When Writing Becomes Difficult

Written by on July 3, 2013 in Conversations on the Healing Journey with 6 Comments
holding hands

Photographer Unknown

I’ll be writing more about covert abuse today. But writing about this topic is challenging. It’s depressing. I find it difficult to continue on this subject for very long. The process entails harvesting years of personal experience, looking at my family of origin and every dysfunctional relationship I have gravitated towards throughout most of my adult life.

But I know this is useful…not only to myself but to others. What haunts me is the confusion and disorientation I have experienced most of my life dealing with people for whom relating to others was synonymous with manipulating them.

What is most painful to me is looking back and seeing the sheer magnitude of my naivete, to see how it was taken advantage of in situations where I offered complete — and unmerited — trust to predators or just users happy to take advantage of whatever was thrown into their laps. And to know this is what I was groomed for.

However, what I was born with was and is an analytical mind. I dissect situations…and I interpret poems.

When you think of it, it’s a very similar process. A poem, which is a thing of beauty, carries its message within images, color, emotions. It does not give up its meaning easily. It requires interpretation.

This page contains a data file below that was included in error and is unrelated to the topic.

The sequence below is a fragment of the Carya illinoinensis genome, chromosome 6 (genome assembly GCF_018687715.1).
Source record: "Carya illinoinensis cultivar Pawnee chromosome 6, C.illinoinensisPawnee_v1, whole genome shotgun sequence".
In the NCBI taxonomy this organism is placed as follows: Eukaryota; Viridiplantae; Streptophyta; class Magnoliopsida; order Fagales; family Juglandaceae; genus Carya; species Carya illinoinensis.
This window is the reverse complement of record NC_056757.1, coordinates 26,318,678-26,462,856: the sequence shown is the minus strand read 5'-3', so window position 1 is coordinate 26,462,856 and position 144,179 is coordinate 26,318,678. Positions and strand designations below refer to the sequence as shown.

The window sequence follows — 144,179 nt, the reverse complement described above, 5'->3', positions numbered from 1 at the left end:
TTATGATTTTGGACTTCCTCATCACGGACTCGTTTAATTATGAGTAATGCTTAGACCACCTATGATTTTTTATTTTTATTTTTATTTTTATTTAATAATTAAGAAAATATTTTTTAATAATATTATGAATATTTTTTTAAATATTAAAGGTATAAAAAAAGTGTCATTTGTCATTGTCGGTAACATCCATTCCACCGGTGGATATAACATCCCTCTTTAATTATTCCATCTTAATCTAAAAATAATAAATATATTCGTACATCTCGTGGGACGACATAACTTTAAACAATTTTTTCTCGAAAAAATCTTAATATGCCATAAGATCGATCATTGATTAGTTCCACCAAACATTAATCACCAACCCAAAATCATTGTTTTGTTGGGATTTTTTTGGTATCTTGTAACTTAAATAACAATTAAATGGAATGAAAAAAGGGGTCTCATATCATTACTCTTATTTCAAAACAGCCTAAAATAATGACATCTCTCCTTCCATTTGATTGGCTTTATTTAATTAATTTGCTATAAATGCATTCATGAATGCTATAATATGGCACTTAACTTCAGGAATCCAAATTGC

Covert abuse is not a poem. There is nothing beautiful about it. But it does require the same kind of skill to read behind and between the lines, to interpret what is before you, to get to the truth behind the spin of swirling color and false representations.

Maybe that’s why I can help delineate some of the dynamics behind what is covert abuse…because I’m an artist.

But an artist cannot live in arid places too long, and covert abuse is arid with no heart, no soul, just intensity like baking heat, deluding itself into thinking that intensity is the same as passion. Covert abuse is a desert where nothing can live, not even cactus.

Covert abuse isn’t a person, though a name may pop up when we read about it. Covert abuse is a dynamic, a choice, and while there are those who live their entire lives in that space, it’s important to remember that while it can be a part of humanity, it’s not the entirety of humanity.